Where she came from was too remote to need surnames. She was the fisherman’s daughter. Her father found things. If someone needed an eighty kilowatt generator, he would find one somewhere, dumped or for sale or salvage. He could find anything. Everyone knew him, The Fisherman, so they knew her, The Fisherman’s daughter. When he died, she had travelled in the old craft in a cabin with six or seven other travellers. It had that sound, that hum. They could hear every sound from the cabins around them, every grunt.

No sound of other travellers here.

At thirteen she was given a job on a revenue cutter, a small craft hunting smugglers. An army of small craft cheated the corporation of its taxes. They moved anything they could sell at a profit if they avoided the taxes and kept clear of the revenue craft. They made good money. She did well hunting them too. She made herself well known and successful enough to be unpopular. People liked cheap goods, didn’t mind smugglers, didn’t care about taxes. She interfered; it was probably why she had been taken.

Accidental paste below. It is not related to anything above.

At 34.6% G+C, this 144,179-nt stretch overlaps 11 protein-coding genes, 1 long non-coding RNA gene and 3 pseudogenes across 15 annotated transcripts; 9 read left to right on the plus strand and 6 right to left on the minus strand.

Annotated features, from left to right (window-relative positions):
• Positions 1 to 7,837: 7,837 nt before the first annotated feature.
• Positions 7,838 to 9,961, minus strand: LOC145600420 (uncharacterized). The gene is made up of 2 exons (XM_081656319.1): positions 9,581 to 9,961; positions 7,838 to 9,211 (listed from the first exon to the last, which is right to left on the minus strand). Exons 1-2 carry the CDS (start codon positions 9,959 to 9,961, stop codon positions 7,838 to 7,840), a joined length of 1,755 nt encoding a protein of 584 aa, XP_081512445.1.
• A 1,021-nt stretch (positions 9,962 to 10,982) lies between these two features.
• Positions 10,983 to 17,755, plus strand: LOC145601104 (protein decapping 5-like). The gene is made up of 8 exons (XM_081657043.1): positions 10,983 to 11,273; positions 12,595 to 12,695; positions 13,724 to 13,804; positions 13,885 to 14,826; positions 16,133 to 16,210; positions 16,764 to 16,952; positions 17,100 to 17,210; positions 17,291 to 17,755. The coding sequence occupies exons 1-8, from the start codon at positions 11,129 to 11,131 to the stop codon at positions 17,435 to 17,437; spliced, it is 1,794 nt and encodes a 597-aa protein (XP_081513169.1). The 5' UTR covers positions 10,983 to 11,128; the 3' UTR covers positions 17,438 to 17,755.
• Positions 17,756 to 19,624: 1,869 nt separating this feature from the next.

Why keep her, alive, here?

She had been walking next to Keoghs. A lot of folk ate there, it was busy. She took the narrow road to the side and that was quieter. She stopped, irritated, because a man was blocking her way. She moved to one side but he did too. He had his hat pulled down and she didn’t recognise him. Then from behind a bag was pulled over her head and her arms were grabbed. She heard the muffled clatter of her dagger being dropped onto stone from under the cloth. She struggled with all her strength. She tried to reach for her dagger. Her legs were lifted. She felt herself carried into the alley behind the tavern. She was helpless. They were too many and too strong. Am I going to die? For a second she felt the pain in her neck. Then everything slipped away. Blackness descended.